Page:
In Romance of the Three Kingdoms[edit]

Cao Cao summoned Mi Heng to Xuchang but did not offer him a seat. Indignant at this, Mi Heng sighed, "In all this world, I can see not a single man!", Cao Cao overheard this, and named many officials under his command who he believed to be great heroes. Mi Heng scoffed at these men:

"The men you have mentioned are all known to me, only too well. Xun Yu is good for attending funeral ceremonies or the bedridden, Xun You for guarding graveyards. Cheng Yu would show remarkable talent in service as a gatekeeper, and Guo Jia's real talent lies in reading prose and reciting verse. Zhang Liao is equal to the task of tapping chimes and drums, Xu Chu for tending cattle and horses. Yu Jin can be employed carrying blocks and constructing walls, Xu Huang slaughtering pigs and dogs. Xiahou Dun should have the title 'Unscarred General' and Cao Ren 'Well-bribed Governor'. The rest are so many clothes racks, rice sacks, wine casks, meat sacks...".

When Mi was questioned about his talents he replied:

"I have mastered the patterns of heaven and the contours of the land. I know well the Three Religions and the Nine Systems of Philosophy. With virtue equal to that of Confucius and his dear disciple Yan Yuan, I could make my prince rival of Kings Yao and Shun. Think you I can discuss these things on even share a table with common people?”.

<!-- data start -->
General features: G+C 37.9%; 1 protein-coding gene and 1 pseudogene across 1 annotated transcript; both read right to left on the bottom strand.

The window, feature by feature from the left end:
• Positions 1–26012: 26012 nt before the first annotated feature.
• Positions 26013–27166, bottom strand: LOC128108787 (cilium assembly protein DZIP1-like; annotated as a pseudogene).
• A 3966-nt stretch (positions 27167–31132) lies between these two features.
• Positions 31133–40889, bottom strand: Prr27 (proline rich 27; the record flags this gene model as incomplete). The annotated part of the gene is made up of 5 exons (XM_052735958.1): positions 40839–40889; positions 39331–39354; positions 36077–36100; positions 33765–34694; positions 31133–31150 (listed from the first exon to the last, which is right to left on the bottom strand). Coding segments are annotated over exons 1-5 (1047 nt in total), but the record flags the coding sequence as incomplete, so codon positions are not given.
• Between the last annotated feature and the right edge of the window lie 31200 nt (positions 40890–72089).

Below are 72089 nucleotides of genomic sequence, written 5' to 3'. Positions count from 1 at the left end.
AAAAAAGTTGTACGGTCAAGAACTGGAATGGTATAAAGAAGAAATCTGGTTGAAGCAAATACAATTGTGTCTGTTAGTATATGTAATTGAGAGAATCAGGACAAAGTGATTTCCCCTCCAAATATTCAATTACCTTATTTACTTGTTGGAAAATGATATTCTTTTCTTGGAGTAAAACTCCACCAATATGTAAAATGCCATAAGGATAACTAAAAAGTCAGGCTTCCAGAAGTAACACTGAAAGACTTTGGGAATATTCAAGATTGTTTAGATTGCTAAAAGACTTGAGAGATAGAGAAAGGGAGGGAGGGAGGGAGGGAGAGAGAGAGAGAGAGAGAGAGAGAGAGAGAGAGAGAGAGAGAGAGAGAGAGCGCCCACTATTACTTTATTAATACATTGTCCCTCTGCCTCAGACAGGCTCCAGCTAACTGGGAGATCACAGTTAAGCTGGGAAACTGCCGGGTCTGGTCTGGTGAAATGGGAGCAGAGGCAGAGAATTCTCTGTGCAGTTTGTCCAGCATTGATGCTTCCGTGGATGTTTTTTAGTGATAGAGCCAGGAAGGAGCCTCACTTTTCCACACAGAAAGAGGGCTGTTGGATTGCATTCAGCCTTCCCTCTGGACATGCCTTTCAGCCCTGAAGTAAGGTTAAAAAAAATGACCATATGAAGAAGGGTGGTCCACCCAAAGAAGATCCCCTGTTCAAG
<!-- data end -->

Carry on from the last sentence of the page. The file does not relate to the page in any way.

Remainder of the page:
The novel continues with the story of Mi Heng's nude drum performance, and finishes his story by claiming that Cao Cao laughed after hearing of the death of Mi Heng, implied that he had sent him to Jing Province knowing very well that he would die there, and called him a "rotten pedant, done in by his own sharp tongue."[15][16]

Modern references[edit]

In the Romance of the Three Kingdoms video game series by Koei, he is one of the sages wandering China. He is depicted in the game as insulting and arrogant.

See also[edit]


  1. ^ Fan Ye, Book of the Later Han, chapter 80, p 2652
  2. ^ Pei Songzhi ed., Annotated Records of the Three Kingdoms, chapter 21, p 603. Kong Rong's friendship with Mi Heng, and this exchange in particular, were used against him in Lu Cui's (路粹) memorial enumerating Kong Rong's crimes, upon which his execution was officially based.
  3. ^ Li Shan (李善), Annotated Selected Literature, chapter 37, Recommendation of Mi Heng
  4. ^ Fan Ye, Book of the Later Han, chapter 80, p 2653
  5. ^ Fan Ye, Book of the Later Han, chapter 80, p 2656
  6. ^ Sima Guang et al., Zizhi Tongjian, chapter 62, p 1993
  7. ^ Fan Ye, Book of the Later Han, chapter 80, p 2657
  8. ^ Fan Ye, Book of the Later Han, chapter 80, p 2657–8
  9. ^ Li Shan ed., Annotated Selected Literature, chapter 13, pp 611–15
  10. ^ Fan Ye, Book of the Later Han, chapter 80, p 2655
  11. ^ Fan Ye, Book of the Later Han, chapter 80, p 2656
  12. ^ Li Fang et al., ed., Taiping Yulan, chapter 466, p 2145
  13. ^ Li Fang et al., ed., Taiping Yulan, chapter 26, p 125
  14. ^ Cao Yin (曹寅), Peng Dingqiu (彭定求), et al., ed. Quantangshi, chapter 181, p 1848
  15. ^ Moss Roberts, Three Kingdoms, pp 387–395
  16. ^ Luo Guanzhong, Romance of the Three Kingdoms, pp 152–54